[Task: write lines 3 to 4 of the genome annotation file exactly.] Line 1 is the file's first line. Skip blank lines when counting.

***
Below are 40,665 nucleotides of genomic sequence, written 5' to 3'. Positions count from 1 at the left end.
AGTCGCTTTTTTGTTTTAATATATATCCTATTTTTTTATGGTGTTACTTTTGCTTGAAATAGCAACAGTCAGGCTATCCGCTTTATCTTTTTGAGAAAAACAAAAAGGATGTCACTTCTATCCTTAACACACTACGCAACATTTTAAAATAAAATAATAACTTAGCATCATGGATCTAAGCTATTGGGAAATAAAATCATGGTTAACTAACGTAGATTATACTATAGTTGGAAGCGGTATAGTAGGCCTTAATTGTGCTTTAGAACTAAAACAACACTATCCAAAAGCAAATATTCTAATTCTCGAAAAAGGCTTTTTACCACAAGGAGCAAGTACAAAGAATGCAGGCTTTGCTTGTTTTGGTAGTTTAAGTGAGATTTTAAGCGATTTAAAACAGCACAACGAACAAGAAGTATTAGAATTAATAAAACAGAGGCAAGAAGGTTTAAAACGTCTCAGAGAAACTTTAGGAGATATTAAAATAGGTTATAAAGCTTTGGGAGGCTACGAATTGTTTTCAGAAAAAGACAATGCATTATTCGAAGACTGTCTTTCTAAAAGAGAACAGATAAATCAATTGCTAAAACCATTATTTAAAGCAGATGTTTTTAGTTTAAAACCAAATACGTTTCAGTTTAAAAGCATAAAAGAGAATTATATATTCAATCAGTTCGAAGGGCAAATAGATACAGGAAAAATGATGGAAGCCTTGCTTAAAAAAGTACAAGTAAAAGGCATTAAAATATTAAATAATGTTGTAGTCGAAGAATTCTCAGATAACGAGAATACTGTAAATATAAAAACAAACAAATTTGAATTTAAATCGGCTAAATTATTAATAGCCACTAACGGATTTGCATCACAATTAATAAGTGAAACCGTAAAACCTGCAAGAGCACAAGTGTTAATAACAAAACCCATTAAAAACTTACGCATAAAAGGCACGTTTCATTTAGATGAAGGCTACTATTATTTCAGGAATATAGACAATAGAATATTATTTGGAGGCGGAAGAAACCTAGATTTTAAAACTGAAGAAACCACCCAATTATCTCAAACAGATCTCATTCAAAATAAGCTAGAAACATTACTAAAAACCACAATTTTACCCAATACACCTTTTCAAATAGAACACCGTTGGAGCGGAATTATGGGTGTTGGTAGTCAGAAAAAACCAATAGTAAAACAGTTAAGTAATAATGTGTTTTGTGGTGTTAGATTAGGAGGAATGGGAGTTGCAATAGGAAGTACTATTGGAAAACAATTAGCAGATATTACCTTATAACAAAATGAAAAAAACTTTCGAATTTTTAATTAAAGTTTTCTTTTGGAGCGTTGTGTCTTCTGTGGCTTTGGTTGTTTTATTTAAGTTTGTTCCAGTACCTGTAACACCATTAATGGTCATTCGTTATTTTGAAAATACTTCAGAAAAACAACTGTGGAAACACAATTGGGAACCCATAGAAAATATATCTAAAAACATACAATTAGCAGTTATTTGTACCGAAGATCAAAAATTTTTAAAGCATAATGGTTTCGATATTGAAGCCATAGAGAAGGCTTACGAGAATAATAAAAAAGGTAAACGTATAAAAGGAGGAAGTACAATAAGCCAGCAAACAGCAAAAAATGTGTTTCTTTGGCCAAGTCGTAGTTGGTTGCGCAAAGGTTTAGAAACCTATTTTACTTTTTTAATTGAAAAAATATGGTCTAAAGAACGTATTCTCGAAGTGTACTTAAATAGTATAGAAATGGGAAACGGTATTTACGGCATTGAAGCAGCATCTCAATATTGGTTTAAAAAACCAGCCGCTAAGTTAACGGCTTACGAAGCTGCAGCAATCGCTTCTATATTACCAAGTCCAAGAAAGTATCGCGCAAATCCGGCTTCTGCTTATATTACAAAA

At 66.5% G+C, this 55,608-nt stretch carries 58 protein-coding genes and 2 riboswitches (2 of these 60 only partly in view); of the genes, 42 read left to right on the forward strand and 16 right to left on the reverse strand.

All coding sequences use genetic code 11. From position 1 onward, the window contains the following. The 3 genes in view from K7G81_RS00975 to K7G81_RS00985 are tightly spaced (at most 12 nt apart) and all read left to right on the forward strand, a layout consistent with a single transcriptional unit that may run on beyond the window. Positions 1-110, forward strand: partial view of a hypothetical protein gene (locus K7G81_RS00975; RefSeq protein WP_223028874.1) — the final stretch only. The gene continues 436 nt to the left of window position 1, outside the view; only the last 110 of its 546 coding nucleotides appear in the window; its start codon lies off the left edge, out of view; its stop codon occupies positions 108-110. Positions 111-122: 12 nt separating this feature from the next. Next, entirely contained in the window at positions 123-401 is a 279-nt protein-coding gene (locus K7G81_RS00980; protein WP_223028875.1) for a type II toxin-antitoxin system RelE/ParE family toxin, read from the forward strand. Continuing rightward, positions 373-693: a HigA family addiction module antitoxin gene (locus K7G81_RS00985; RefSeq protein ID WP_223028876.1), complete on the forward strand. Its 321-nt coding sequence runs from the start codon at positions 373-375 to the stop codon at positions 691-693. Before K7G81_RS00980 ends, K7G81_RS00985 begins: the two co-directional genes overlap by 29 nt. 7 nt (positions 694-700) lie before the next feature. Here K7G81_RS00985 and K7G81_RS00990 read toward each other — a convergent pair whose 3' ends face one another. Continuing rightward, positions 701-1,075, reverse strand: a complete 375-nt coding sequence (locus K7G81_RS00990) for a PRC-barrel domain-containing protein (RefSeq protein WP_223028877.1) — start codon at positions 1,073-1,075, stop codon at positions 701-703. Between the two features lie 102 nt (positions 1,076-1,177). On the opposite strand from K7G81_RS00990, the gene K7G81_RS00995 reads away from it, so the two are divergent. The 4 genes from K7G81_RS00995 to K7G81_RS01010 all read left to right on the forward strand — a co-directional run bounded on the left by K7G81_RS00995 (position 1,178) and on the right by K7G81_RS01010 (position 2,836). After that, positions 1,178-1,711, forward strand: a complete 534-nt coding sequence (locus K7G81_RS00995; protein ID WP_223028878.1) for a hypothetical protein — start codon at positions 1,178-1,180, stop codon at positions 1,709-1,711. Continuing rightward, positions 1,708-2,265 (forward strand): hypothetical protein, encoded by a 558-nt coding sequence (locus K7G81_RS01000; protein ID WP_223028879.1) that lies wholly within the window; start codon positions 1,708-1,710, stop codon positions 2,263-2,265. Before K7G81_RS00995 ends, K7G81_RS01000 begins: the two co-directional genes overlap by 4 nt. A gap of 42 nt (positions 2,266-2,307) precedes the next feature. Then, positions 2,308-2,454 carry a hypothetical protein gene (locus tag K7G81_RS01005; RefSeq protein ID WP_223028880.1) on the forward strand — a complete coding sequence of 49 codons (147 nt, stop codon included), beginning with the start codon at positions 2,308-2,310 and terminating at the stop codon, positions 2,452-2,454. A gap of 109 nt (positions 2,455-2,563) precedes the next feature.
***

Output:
At 66.5% G+C, this 55,608-nt stretch carries 58 protein-coding genes and 2 riboswitches (2 of these 60 only partly in view); of the genes, 42 read left to right on the forward strand and 16 right to left on the reverse strand.

All coding sequences use genetic code 11. From position 1 onward, the window contains the following. The 3 genes in view from K7G81_RS00975 to K7G81_RS00985 are tightly spaced (at most 12 nt apart) and all read left to right on the forward strand, a layout consistent with a single transcriptional unit that may run on beyond the window. Positions 1-110, forward strand: partial view of a hypothetical protein gene (locus K7G81_RS00975; RefSeq protein WP_223028874.1) — the final stretch only. The gene continues 436 nt to the left of window position 1, outside the view; only the last 110 of its 546 coding nucleotides appear in the window; its start codon lies off the left edge, out of view; its stop codon occupies positions 108-110. Positions 111-122: 12 nt separating this feature from the next. Next, entirely contained in the window at positions 123-401 is a 279-nt protein-coding gene (locus K7G81_RS00980; protein WP_223028875.1) for a type II toxin-antitoxin system RelE/ParE family toxin, read from the forward strand. Continuing rightward, positions 373-693: a HigA family addiction module antitoxin gene (locus K7G81_RS00985; RefSeq protein ID WP_223028876.1), complete on the forward strand. Its 321-nt coding sequence runs from the start codon at positions 373-375 to the stop codon at positions 691-693. Before K7G81_RS00980 ends, K7G81_RS00985 begins: the two co-directional genes overlap by 29 nt. 7 nt (positions 694-700) lie before the next feature. Here K7G81_RS00985 and K7G81_RS00990 read toward each other — a convergent pair whose 3' ends face one another. Continuing rightward, positions 701-1,075, reverse strand: a complete 375-nt coding sequence (locus K7G81_RS00990) for a PRC-barrel domain-containing protein (RefSeq protein WP_223028877.1) — start codon at positions 1,073-1,075, stop codon at positions 701-703. Between the two features lie 102 nt (positions 1,076-1,177). On the opposite strand from K7G81_RS00990, the gene K7G81_RS00995 reads away from it, so the two are divergent. The 4 genes from K7G81_RS00995 to K7G81_RS01010 all read left to right on the forward strand — a co-directional run bounded on the left by K7G81_RS00995 (position 1,178) and on the right by K7G81_RS01010 (position 2,836). After that, positions 1,178-1,711, forward strand: a complete 534-nt coding sequence (locus K7G81_RS00995; protein ID WP_223028878.1) for a hypothetical protein — start codon at positions 1,178-1,180, stop codon at positions 1,709-1,711. Continuing rightward, positions 1,708-2,265 (forward strand): hypothetical protein, encoded by a 558-nt coding sequence (locus K7G81_RS01000; protein ID WP_223028879.1) that lies wholly within the window; start codon positions 1,708-1,710, stop codon positions 2,263-2,265. Before K7G81_RS00995 ends, K7G81_RS01000 begins: the two co-directional genes overlap by 4 nt. A gap of 42 nt (positions 2,266-2,307) precedes the next feature. Then, positions 2,308-2,454 carry a hypothetical protein gene (locus tag K7G81_RS01005; RefSeq protein ID WP_223028880.1) on the forward strand — a complete coding sequence of 49 codons (147 nt, stop codon included), beginning with the start codon at positions 2,308-2,310 and terminating at the stop codon, positions 2,452-2,454. A gap of 109 nt (positions 2,455-2,563) precedes the next feature.